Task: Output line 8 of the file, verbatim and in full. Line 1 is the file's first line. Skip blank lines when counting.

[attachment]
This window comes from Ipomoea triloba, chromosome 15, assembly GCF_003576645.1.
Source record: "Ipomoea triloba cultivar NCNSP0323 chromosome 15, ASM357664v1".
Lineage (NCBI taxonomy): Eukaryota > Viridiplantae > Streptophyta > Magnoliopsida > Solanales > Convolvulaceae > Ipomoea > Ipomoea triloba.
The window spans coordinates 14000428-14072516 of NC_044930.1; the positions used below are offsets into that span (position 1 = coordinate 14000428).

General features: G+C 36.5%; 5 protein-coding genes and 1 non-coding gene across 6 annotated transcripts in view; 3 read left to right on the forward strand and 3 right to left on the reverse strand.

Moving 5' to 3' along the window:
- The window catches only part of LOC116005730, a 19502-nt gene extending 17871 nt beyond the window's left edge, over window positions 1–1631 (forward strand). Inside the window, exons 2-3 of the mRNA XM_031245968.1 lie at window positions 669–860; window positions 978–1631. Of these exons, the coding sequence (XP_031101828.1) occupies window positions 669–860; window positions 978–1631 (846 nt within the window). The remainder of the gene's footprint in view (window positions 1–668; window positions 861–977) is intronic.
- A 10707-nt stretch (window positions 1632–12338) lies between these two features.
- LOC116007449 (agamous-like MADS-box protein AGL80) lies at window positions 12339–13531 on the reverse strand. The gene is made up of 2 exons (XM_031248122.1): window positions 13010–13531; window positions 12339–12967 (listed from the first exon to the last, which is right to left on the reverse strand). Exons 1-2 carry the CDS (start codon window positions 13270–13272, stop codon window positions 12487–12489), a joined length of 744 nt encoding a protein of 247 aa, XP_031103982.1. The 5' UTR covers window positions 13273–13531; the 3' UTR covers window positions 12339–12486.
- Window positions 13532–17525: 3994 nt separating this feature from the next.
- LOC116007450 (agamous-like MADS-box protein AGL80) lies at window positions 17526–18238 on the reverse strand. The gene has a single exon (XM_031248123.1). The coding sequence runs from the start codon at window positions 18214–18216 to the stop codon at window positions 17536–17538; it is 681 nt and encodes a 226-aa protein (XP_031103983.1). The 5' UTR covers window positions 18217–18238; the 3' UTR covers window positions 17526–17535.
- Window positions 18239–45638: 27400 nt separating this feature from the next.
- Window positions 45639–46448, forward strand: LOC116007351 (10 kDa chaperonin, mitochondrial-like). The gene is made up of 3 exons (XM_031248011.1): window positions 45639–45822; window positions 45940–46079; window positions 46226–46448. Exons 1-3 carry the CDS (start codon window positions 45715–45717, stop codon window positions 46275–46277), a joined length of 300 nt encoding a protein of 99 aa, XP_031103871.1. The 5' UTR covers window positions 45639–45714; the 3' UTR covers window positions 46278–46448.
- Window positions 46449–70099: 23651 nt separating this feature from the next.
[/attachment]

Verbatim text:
- A 10707-nt stretch (window positions 1632–12338) lies between these two features.